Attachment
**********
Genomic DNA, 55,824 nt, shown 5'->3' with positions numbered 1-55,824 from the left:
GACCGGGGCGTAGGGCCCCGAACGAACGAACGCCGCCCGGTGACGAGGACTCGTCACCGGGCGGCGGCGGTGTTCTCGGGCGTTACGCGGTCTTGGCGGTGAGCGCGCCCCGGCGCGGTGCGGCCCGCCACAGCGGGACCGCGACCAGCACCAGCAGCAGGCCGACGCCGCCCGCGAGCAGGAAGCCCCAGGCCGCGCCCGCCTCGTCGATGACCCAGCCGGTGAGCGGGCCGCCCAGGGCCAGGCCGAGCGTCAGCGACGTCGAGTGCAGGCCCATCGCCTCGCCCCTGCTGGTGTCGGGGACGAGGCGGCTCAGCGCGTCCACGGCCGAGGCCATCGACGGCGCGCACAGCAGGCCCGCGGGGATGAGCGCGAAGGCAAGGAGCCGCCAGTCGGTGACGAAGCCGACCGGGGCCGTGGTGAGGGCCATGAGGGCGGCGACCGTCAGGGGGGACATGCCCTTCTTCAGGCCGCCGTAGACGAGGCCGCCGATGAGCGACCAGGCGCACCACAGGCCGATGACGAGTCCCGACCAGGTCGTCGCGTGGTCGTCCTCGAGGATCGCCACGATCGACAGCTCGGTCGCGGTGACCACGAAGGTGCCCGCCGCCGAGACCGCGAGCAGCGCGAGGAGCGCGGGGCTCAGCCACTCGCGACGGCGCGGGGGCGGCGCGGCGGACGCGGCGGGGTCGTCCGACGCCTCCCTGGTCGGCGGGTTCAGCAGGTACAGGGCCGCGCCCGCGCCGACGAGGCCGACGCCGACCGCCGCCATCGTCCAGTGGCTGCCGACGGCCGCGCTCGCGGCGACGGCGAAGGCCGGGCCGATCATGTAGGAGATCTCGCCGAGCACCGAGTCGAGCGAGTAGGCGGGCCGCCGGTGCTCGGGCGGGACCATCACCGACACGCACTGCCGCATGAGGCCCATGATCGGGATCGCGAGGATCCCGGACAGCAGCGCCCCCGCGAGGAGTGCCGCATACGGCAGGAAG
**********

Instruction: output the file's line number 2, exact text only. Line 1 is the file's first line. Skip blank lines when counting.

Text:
GACCGGGGCGTAGGGCCCCGAACGAACGAACGCCGCCCGGTGACGAGGACTCGTCACCGGGCGGCGGCGGTGTTCTCGGGCGTTACGCGGTCTTGGCGGTGAGCGCGCCCCGGCGCGGTGCGGCCCGCCACAGCGGGACCGCGACCAGCACCAGCAGCAGGCCGACGCCGCCCGCGAGCAGGAAGCCCCAGGCCGCGCCCGCCTCGTCGATGACCCAGCCGGTGAGCGGGCCGCCCAGGGCCAGGCCGAGCGTCAGCGACGTCGAGTGCAGGCCCATCGCCTCGCCCCTGCTGGTGTCGGGGACGAGGCGGCTCAGCGCGTCCACGGCCGAGGCCATCGACGGCGCGCACAGCAGGCCCGCGGGGATGAGCGCGAAGGCAAGGAGCCGCCAGTCGGTGACGAAGCCGACCGGGGCCGTGGTGAGGGCCATGAGGGCGGCGACCGTCAGGGGGGACATGCCCTTCTTCAGGCCGCCGTAGACGAGGCCGCCGATGAGCGACCAGGCGCACCACAGGCCGATGACGAGTCCCGACCAGGTCGTCGCGTGGTCGTCCTCGAGGATCGCCACGATCGACAGCTCGGTCGCGGTGACCACGAAGGTGCCCGCCGCCGAGACCGCGAGCAGCGCGAGGAGCGCGGGGCTCAGCCACTCGCGACGGCGCGGGGGCGGCGCGGCGGACGCGGCGGGGTCGTCCGACGCCTCCCTGGTCGGCGGGTTCAGCAGGTACAGGGCCGCGCCCGCGCCGACGAGGCCGACGCCGACCGCCGCCATCGTCCAGTGGCTGCCGACGGCCGCGCTCGCGGCGACGGCGAAGGCCGGGCCGATCATGTAGGAGATCTCGCCGAGCACCGAGTCGAGCGAGTAGGCGGGCCGCCGGTGCTCGGGCGGGACCATCACCGACACGCACTGCCGCATGAGGCCCATGATCGGGATCGCGAGGATCCCGGACAGCAGCGCCCCCGCGAGGAGTGCCGCATACGGCAGGAAG